On the road to 2030, this year is pivotal for Australia’s implementation of the SDGs

Marc Purcell

27 Feb, 2018

This is a pivotal year for Australia on its journey to realising the 2030 Agenda - humanity’s bold roadmap to global development efforts over the next decade and a half. In July, Australia will deliver its first Voluntary National Review (VNR) on the 2030 Agenda at the United Nations High Political Forum to assess progress towards implementing the Agenda’s 17 SDGs.  

The UN VNRs aim to facilitate the sharing of experiences, including successes, challenges and lessons learned, as well as seeking to strengthen policies and institutions of governments, and mobilise multi-stakeholder support and partnerships for the implementation of the SDGs. Each country is expected to report at least twice over the 15 years to 2030.

Australia’s July 2018 VNR will profile achievements so far and will help set a path for improving SDG implementation into the future. As part of the process to develop the VNR report, ACFID’s members submitted case studies to the Department of Foreign Affairs and Trade (DFAT) showcasing best-practice action and partnership on the SDGs.

ACFID has worked hard to build support for the 2030 agenda from its inception, publishing From Policy to Action: Australian Aid and the Sustainable Development Goals just weeks after the SDGs came into effect. This paper maps examples of Australia’s existing aid policies against each of the 17 Goals and sets out ideas and opportunities for how Australia can further our collective efforts toward their implementation.

We are also building momentum and understanding of the SDGs within our membership. Through a human centred design process and several pilot workshops, ACFID has produced this Free Toolkit which is designed to help learners explore and test systems change and collaborative responses as a way of working differently to achieve the SDGs.  The Toolkit has two parts, both of which can be completed online - an Individual Learner Course and a Facilitator Guide, and has been created collaboratively by ACFID and its Development Practice Committee (DPC), Collaboration for Impact and CSIRO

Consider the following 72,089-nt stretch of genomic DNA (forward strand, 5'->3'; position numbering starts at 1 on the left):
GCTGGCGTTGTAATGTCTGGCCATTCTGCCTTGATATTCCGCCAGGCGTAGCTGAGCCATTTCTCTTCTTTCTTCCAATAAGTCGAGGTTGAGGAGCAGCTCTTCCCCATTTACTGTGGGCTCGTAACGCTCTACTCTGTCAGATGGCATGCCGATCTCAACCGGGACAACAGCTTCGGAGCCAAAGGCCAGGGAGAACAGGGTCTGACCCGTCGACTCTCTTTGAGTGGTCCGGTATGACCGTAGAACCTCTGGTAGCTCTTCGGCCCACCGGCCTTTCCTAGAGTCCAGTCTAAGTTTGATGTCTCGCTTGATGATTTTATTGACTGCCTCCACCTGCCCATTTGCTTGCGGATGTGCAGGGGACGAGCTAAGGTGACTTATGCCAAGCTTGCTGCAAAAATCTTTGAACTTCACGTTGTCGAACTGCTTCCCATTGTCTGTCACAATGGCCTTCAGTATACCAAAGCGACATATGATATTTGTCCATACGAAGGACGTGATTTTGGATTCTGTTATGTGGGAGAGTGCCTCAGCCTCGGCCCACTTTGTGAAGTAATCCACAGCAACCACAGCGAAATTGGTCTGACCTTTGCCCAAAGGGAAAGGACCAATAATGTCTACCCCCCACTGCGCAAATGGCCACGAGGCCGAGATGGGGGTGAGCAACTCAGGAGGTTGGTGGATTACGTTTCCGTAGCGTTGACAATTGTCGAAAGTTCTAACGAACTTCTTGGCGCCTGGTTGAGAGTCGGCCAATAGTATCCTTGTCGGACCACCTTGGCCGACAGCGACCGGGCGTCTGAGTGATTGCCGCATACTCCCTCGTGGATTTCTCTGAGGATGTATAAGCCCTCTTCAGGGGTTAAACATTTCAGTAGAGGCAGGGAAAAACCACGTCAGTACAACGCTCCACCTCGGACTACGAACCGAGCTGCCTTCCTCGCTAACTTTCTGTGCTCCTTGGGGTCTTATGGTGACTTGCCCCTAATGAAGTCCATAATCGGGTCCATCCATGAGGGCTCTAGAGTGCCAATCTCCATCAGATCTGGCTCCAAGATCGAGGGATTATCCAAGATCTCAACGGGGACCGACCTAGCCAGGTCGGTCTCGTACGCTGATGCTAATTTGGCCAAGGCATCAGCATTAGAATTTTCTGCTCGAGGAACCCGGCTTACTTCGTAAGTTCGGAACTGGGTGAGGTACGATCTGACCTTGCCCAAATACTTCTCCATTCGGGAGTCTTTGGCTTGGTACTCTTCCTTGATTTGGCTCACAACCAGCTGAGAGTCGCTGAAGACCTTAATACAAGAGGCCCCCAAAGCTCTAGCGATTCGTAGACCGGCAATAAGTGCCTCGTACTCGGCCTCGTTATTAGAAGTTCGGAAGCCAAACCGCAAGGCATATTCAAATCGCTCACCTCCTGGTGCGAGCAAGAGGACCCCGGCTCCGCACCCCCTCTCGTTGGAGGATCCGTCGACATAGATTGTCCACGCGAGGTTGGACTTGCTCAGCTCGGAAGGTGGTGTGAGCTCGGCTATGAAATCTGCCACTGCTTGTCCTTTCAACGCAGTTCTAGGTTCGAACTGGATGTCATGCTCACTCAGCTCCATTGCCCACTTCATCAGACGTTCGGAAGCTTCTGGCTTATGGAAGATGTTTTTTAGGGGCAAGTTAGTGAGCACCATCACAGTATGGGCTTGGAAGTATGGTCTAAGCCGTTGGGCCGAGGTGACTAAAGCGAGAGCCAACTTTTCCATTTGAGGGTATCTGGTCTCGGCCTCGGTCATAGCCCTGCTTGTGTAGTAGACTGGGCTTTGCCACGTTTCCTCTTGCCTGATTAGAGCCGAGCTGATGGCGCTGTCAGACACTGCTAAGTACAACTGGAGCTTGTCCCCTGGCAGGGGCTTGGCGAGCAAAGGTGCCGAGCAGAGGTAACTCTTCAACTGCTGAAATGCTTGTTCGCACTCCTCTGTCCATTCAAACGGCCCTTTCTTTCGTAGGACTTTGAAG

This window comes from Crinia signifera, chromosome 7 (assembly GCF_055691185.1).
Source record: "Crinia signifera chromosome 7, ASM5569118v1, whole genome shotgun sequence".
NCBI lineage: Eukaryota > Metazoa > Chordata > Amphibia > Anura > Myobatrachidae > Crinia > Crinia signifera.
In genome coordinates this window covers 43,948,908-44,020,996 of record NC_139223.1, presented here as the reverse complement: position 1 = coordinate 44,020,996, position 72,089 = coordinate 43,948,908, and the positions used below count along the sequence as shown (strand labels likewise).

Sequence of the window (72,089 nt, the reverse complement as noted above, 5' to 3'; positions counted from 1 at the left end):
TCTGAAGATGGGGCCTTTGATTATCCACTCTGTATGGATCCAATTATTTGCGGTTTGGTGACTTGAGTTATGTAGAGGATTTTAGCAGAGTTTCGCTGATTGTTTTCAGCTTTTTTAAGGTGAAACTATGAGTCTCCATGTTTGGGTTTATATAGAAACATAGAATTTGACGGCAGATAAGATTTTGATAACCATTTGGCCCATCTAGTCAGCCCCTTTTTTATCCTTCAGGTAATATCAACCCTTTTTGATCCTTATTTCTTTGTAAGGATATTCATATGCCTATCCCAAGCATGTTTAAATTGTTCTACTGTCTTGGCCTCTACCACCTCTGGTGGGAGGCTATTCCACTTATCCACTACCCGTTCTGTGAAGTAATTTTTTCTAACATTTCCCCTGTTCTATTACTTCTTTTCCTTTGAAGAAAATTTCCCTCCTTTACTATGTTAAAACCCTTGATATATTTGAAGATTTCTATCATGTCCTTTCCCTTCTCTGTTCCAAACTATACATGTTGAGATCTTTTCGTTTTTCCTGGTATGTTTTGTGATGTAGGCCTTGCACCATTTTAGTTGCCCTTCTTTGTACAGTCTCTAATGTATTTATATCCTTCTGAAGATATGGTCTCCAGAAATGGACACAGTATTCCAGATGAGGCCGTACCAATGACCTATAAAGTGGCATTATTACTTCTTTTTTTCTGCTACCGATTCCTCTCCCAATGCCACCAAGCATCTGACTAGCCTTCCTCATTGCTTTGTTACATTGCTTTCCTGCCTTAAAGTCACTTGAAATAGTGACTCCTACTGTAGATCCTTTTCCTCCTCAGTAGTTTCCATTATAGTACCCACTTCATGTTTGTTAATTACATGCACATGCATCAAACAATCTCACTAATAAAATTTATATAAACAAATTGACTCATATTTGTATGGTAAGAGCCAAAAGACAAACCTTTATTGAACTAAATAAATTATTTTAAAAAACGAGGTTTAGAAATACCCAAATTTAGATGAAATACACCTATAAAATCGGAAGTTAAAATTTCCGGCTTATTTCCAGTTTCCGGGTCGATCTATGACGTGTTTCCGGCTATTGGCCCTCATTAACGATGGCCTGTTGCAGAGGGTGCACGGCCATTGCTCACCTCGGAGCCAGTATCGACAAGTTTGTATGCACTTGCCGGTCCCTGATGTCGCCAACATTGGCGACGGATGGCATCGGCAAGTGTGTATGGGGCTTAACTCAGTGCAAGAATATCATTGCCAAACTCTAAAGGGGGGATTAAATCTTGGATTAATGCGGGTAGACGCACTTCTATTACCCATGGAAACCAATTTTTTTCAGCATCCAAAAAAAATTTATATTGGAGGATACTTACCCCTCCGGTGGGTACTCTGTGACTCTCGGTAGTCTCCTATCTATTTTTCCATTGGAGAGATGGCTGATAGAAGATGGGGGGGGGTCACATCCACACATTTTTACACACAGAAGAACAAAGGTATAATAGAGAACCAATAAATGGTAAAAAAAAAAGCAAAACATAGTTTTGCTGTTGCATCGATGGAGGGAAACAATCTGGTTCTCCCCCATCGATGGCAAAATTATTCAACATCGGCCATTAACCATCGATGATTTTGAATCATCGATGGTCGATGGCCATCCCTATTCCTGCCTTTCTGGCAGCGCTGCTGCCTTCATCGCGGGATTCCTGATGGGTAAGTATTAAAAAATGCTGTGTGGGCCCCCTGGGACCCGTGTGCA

A key milestone as we look towards presentation of Australia’s first VNR is the 2018 SDG Summit, organised collaboratively by ACFID, the Australian Council of Social Service, Global Compact Network Australia, SDSN Australia/Pacific and the United Nations Association of Australia. The 2018 Summit will be held on March 13 and will unite 250 leaders and decision-makers from government, business, civil society, academia and youth organisations to explore ways to unlock opportunities for addressing some of the world’s most pressing and complex challenges.

Over the next month leading up to the Summit, ACFID will present a blog series to highlight some of the case studies that surfaced through submissions to the VNR, demonstrating the already significant momentum and support for the SDGs across the sector.  

Connect with us to stay up to date on ACFID’s work on sustainable and inclusive development and stay tuned for the inspiring blogs in this showcase series.


Note to reader: This blog series is now complete, please view the original posts below:

Equal Measures 2030 – Making the lives of girls visible

Managing floods, feces and fishes in Fiji: a nexus approach to achieving sustainable development goals.

Delivering WASH services in Timor-Leste

Mapping SDGs for intersection and synergies: Transformative sustainable development - beyond business as usual


You can learn more about the Australian SDGs Summit in September 2016 by reading the Outcomes Report. ACFID ran an open EOI process to allocate invitations for member organisations to attend the 2018 Summit. For more information on the 2018 Summit, please contact Alice Ridge, Policy and Advocacy Advisor at ACFID.

  • Marc Purcell
    Marc Purcell

    Marc Purcell is the Chief Executive Officer of the Australian Council for International Development (ACFID) and joined in 2009. ACFID unites over 130 Australian international aid and development organisations that work to alleviate poverty and injustice in over 100 countries.  ACFID members raise around $1.5 billion from a variety of sources and are supported by 1.5 million Australian’s annually. ACFID acts as a NGO regulator and runs a Code of Conduct including an independent public complaints system for signatories to its Code.

    Marc has worked for 25 years in the community, international development and human rights sectors in Australia. He started out working with intellectually disabled people in transition programs to independent living.

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